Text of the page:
Highlights of Johmaalya Adelekan's credits include Broadway (Ragtime), Off-Broadway (Tintypes) and national tours (Les Miserables, Martin Guerre and more). Adelekan has also been featured in various concerts and voiceover work. She is a graduate of both The Boston Conservatory (BFA, Musical Theater) and James Madison University (BS, Sociology).

Zurin Villanueva can be seen in Mean Girls, the musical coming to the August Wilson Theatre later this year. Other credits include a Broadway appearance in Shuffle Along, as well as national tour appearances in Book of Mormon and Nobody's Perfect.

Rheaume Crenshaw's Broadway credits include Groundhog Day and Amazing Grace, as well as Off-Broadway appearances in Alternating Currents (Working Theater) and regional theater appearances in Smokey Joe's Café (FLMTF/MGR), Golem of Havana (Miami New Drama/Barrington Stage/LaMama), Raisin (St. Black Repertory Co.), and more.

David Samuel graduated with his MFA in Acting from Brown University/Trinity Rep where, in addition to training as an actor, he filmed a documentary on The Red Terror in his family's native country of Ethiopia. His theater credits include Twelfth Night, As You Like It (Classic Stage), Endangered Species (Drama League) To Kill A Mockingbird, Blues For Mr. Charlie (Trinity Rep), Ruined (Arena Stage), and more.

About Crossroads Theatre Company
Crossroads Theatre Company continues to lead the nation with its commitment to literary works that examine the African American experience so that it may be understood and appreciated by all people. When co-founders Ricardo Khan and L. Kenneth Richardson envisioned a space where, as actors, the two young men could work on substantive, non-stereotypical roles, little did they realize that their vision would grow into the major institution that it is today. Crossroads has filled an otherwise empty space on the cultural canvas of the country and the world, with a collective body of work that remains unparalleled by any other of culturally-specific theater in the nation by presenting over 50 world premieres. Crossroads forged its vision into reality through the development, production and touring of new works from throughout the African Diaspora where positive images of African American life, history and culture is celebrated. These honest theatrical portrayals helped move the consciousness of the nation forward. Crossroads continues to lead twenty-first century story-telling by building bridges of understanding and veracity between people of all backgrounds in this society and the world. Find out more at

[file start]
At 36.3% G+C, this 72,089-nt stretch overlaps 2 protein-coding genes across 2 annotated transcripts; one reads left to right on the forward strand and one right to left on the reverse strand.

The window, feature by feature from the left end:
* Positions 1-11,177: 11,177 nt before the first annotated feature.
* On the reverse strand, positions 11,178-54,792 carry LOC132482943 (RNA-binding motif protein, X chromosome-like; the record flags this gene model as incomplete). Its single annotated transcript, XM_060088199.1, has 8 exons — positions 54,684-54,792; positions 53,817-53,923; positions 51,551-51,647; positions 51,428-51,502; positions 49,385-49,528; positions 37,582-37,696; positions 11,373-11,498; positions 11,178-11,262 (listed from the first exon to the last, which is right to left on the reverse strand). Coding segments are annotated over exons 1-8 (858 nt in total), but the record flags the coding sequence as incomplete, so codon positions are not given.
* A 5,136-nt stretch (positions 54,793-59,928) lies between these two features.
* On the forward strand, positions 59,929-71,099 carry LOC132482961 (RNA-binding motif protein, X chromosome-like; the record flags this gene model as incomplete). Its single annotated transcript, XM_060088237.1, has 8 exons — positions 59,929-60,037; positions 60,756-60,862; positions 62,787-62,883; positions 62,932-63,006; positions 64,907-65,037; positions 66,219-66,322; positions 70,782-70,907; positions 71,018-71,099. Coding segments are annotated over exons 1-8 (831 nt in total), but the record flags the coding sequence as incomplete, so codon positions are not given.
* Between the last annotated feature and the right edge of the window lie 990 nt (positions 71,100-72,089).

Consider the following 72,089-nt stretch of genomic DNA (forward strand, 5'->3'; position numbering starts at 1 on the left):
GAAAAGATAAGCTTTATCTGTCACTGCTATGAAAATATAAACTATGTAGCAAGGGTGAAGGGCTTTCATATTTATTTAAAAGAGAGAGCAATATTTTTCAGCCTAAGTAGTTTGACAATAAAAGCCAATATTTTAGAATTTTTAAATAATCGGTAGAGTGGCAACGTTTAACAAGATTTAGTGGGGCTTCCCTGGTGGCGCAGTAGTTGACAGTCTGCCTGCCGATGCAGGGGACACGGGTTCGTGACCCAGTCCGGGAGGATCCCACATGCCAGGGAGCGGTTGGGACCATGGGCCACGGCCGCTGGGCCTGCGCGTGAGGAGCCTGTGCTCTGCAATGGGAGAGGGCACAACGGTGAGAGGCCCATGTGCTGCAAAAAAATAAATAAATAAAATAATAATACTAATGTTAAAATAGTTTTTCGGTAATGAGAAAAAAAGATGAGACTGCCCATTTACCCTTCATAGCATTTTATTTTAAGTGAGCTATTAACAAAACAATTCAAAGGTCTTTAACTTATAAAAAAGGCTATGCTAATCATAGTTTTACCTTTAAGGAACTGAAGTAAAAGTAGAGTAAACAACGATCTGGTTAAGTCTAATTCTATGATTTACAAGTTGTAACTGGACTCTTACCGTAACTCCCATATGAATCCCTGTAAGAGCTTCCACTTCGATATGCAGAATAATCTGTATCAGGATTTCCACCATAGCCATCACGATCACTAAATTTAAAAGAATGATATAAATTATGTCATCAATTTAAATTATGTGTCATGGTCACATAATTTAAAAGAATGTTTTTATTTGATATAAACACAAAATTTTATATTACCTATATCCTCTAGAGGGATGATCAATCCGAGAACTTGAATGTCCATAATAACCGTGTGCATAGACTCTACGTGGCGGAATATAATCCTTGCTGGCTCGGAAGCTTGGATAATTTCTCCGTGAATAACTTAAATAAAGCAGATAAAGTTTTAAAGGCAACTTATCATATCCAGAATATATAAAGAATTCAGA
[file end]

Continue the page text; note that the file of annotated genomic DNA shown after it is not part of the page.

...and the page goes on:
Crossroads is also currently On The Road! While Crossroads Theatre Company awaits Fall 2019 for the arrival of the state-of-the-art New Brunswick Performing Arts Center, the Company will take their productions on the road in New Jersey. After their stop at NJPAC, they will present the world premiere of the cutting-edge satire Back to the Real, by Pia Wilson, at Rutgers University on May 28.

New Jersey Performing Arts Center (NJPAC), located in downtown Newark, N.J., is America's most diverse performing arts center, and the artistic, cultural, educational and civic center of New Jersey, where Great Performances and events enhance and transform lives every day. NJPAC brings diverse communities together, providing access to all and showcasing the state's and the world's best artists while acting as a leading catalyst in the revitalization of its home city. Through its extensive Arts Education programs, NJPAC is shaping the next generation of artists and arts enthusiasts. NJPAC has attracted nearly 10 million visitors (including over 1.5 million children) since opening its doors in 1997, and nurtures meaningful and lasting relationships with each of its constituents.